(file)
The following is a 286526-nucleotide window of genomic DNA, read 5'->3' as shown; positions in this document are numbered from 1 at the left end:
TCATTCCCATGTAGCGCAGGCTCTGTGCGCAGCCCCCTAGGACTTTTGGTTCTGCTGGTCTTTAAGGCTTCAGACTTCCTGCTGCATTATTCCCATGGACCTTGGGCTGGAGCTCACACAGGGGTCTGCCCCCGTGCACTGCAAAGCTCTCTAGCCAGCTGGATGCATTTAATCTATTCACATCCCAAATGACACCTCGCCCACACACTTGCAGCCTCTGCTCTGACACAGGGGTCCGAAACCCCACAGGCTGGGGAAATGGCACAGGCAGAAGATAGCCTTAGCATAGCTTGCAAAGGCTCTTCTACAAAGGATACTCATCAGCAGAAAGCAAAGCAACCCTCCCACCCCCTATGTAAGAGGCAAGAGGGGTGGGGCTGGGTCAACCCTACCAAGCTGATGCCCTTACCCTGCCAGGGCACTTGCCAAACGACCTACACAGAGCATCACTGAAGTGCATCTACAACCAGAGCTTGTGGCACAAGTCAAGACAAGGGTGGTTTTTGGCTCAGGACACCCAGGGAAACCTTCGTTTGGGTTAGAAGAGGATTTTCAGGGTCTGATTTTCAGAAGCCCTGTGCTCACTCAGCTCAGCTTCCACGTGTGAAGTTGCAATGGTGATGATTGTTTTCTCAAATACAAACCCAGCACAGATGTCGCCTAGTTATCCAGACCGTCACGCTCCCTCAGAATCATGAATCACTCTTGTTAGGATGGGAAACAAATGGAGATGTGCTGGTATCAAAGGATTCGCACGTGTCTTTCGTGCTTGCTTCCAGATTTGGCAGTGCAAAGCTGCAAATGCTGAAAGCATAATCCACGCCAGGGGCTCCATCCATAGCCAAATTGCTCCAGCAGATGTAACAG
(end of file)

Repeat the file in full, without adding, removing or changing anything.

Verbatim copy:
The following is a 286526-nucleotide window of genomic DNA, read 5'->3' as shown; positions in this document are numbered from 1 at the left end:
TCATTCCCATGTAGCGCAGGCTCTGTGCGCAGCCCCCTAGGACTTTTGGTTCTGCTGGTCTTTAAGGCTTCAGACTTCCTGCTGCATTATTCCCATGGACCTTGGGCTGGAGCTCACACAGGGGTCTGCCCCCGTGCACTGCAAAGCTCTCTAGCCAGCTGGATGCATTTAATCTATTCACATCCCAAATGACACCTCGCCCACACACTTGCAGCCTCTGCTCTGACACAGGGGTCCGAAACCCCACAGGCTGGGGAAATGGCACAGGCAGAAGATAGCCTTAGCATAGCTTGCAAAGGCTCTTCTACAAAGGATACTCATCAGCAGAAAGCAAAGCAACCCTCCCACCCCCTATGTAAGAGGCAAGAGGGGTGGGGCTGGGTCAACCCTACCAAGCTGATGCCCTTACCCTGCCAGGGCACTTGCCAAACGACCTACACAGAGCATCACTGAAGTGCATCTACAACCAGAGCTTGTGGCACAAGTCAAGACAAGGGTGGTTTTTGGCTCAGGACACCCAGGGAAACCTTCGTTTGGGTTAGAAGAGGATTTTCAGGGTCTGATTTTCAGAAGCCCTGTGCTCACTCAGCTCAGCTTCCACGTGTGAAGTTGCAATGGTGATGATTGTTTTCTCAAATACAAACCCAGCACAGATGTCGCCTAGTTATCCAGACCGTCACGCTCCCTCAGAATCATGAATCACTCTTGTTAGGATGGGAAACAAATGGAGATGTGCTGGTATCAAAGGATTCGCACGTGTCTTTCGTGCTTGCTTCCAGATTTGGCAGTGCAAAGCTGCAAATGCTGAAAGCATAATCCACGCCAGGGGCTCCATCCATAGCCAAATTGCTCCAGCAGATGTAACAG